Eating habits are set in early childhood. Vegetarian diets give your child the chance to learn to enjoy a variety of wonderful, nutritious foods. They provide excellent nutrition for all stages of childhood, from birth through adolescence.
The best food for newborns is breast milk. If your baby is not being breast-fed, soy formulas are a good alternative
and are widely available. Do not use commercial soymilk. Babies have special needs and require a soy formula that is
developed especially for those needs.
Infants do not need any nourishment other than breast milk or soy formula for the first several months of life.
Breast-fed infants need about 2 hours a week of sun exposure to make vitamin D. Some infants, especially those who
live in cloudy climates, may not make adequate amounts of vitamin D. In that case, vitamin D supplements may be
Breast milk or infant formula should be used for at least the first year of your baby’s life.
At about 4 to 5 months of age, or when your baby’s weight has doubled, other foods can be added to the diet.
Add one new food at a time, at one- to two- week intervals. The following guidelines provide a flexible plan for
adding foods to your baby’s diet.
4 to 5 Months
Introduce iron-fortified infant cereal. Try rice cereal first since it is the least likely to cause allergies. Mix it with a
little breast milk or soy formula. Then offer oat or barley cereals to your baby.
6 to 8 Months
Introduce vegetables. They should be thoroughly cooked and mashed. Potatoes, green beans, carrots, and peas are all
good first choices.
Introduce fruits next. Try mashed bananas, avocados, strained peaches, or applesauce.
By 8 months of age, most babies can eat crackers, bread, and dry cereal.
Also, by about 8 months, infants can begin to eat higher protein foods like tofu or beans that have been cooked well
Children have a high calorie and nutrient need, but their stomachs are small. Offer your child frequent snacks, and
include some less “bulky” foods like refined grains and fruit juices. Do limit juices however, since children may fill up
on them, preferring their sweetness to other foods. Calorie needs vary from child to child. The following guidelines are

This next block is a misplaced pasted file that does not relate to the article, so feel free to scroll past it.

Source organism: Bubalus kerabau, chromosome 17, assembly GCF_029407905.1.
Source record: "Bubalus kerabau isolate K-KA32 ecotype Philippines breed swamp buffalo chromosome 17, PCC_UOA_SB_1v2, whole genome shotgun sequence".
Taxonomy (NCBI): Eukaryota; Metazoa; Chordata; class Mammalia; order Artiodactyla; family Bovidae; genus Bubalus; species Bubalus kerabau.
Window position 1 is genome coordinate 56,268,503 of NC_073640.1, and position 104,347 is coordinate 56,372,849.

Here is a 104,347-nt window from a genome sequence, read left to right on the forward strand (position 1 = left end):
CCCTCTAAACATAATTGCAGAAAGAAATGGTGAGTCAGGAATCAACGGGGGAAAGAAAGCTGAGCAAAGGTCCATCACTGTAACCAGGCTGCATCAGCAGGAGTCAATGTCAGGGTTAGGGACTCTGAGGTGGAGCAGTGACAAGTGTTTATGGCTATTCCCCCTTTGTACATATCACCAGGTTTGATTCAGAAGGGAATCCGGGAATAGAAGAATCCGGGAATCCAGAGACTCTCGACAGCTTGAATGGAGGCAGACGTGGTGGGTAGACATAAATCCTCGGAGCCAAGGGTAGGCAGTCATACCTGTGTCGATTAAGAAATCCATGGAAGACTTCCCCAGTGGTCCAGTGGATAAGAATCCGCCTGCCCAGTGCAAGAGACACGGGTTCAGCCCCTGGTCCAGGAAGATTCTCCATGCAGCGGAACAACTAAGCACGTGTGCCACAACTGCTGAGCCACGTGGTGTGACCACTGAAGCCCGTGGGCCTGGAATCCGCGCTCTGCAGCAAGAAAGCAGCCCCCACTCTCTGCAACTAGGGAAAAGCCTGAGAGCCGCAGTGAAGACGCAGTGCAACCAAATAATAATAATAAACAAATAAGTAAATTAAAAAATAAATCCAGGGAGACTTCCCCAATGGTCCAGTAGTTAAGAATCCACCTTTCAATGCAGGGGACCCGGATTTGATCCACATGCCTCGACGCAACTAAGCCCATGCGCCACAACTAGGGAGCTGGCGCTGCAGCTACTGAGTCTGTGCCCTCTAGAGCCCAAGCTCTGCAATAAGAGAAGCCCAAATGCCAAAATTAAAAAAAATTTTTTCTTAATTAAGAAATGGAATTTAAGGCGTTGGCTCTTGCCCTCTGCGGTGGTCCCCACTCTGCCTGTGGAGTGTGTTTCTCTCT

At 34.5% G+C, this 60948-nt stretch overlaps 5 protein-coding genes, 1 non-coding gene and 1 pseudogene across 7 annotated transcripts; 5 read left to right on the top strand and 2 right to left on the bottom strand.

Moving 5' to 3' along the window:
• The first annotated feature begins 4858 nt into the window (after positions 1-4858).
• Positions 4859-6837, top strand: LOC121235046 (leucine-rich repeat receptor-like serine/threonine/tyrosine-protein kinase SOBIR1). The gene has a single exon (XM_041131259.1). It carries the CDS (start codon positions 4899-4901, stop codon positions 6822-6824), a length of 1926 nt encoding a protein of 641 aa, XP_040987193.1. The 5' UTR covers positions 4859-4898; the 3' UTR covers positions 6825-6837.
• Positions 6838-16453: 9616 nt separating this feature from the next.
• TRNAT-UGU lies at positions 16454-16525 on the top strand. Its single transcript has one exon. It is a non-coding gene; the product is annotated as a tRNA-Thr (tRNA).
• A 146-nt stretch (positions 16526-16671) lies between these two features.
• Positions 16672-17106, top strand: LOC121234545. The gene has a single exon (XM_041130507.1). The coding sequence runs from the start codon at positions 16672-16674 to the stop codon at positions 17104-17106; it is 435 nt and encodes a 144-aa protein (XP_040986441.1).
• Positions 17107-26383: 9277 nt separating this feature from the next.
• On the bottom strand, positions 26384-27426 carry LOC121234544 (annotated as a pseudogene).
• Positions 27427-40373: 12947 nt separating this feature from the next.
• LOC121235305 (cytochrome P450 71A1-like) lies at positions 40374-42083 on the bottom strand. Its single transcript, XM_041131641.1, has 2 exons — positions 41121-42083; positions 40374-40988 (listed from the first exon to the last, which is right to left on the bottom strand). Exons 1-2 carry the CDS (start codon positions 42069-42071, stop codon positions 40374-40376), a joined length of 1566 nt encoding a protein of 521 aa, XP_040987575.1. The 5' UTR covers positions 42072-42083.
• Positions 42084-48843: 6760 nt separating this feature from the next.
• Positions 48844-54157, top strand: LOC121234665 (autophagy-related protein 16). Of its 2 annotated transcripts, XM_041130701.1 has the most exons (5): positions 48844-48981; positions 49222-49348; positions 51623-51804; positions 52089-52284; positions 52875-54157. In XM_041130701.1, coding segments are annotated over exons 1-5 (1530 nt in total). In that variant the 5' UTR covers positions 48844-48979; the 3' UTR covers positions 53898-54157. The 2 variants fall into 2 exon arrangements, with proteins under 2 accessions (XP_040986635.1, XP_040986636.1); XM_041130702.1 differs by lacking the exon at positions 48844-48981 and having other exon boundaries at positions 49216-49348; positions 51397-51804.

Food Groups for Children
Breads, cereals, and grains
Includes bread, hot and cold cereals, pasta, cooked grains such as rice and barley, crackers.
A serving is 1/2 cup pasta, grain, or cereal or 1 slice of bread.
Beans. Nuts. Seeds
Includes any cooked bean such as pinto, kidneys, lentils, split peas, black-eyed peas, navy beans, and chickpeas; soy
products such as tofu and soymilk; all nuts and nut butters, seeds, and tahini (sesame butter).
A serving is « cup beans, 4 ounces tofu, 8 ounces soymilk, 1 tablespoon nuts or nut butter.
Includes all vegetables.
A serving is « cup cooked or 1 cup raw.
Includes all fruits and fruit juices.
A serving is cup cooked fruit, 4 ounces fruit juice, dried fruit, 1 piece fruit.
Ages 1 to 3 (Preschoolers)
Grains: 4 servings
Beans, Nuts, Seeds: 5 servings total, to include 1 serving beans, 1 serving nuts or seeds, 3 servings fortified soymilk.
Vegetables: 2 servings, to include at least ¬ green leafy vegetables such as kale, collards, broccoli, Swiss chard, turnip
greens, mustard greens.
Fruits: 2 servings
Ages 4 to 6
Grains: 6 servings
Beans, Nuts and Seeds: 1 serving beans, 1 serving nuts or seeds, 3 servings fortified soymilk
Vegetables: 3 servings including at least 1 serving of leafy green vegetables.
Fruits: 3 servings
Ages 7 to 12 years
Grains: 6 to 7 servings
Beans, Nuts, Seeds: 2 beans, 1 nut, 3 to 4 fortified soymilk
Vegetables: 4 to 5 including 1 to 2 dark green leafy vegetables.
Fruits: 3 to 4 servings
Ages 1 to 4 years
Cheerios with soymilk
Hummus (chickpea and sesame seed butter spread) on crackers
Ages 4 to 6 years
Tofu-egg salad on bread
Baked beans with blackstrap molasses
Ages 7 to 12 years
Raisin Bran with soymilk and sliced banana
Toast with almond butter
Macaroni and blended tofu with nutritional yeast
Green beans with almonds
Salad with greens and broccoli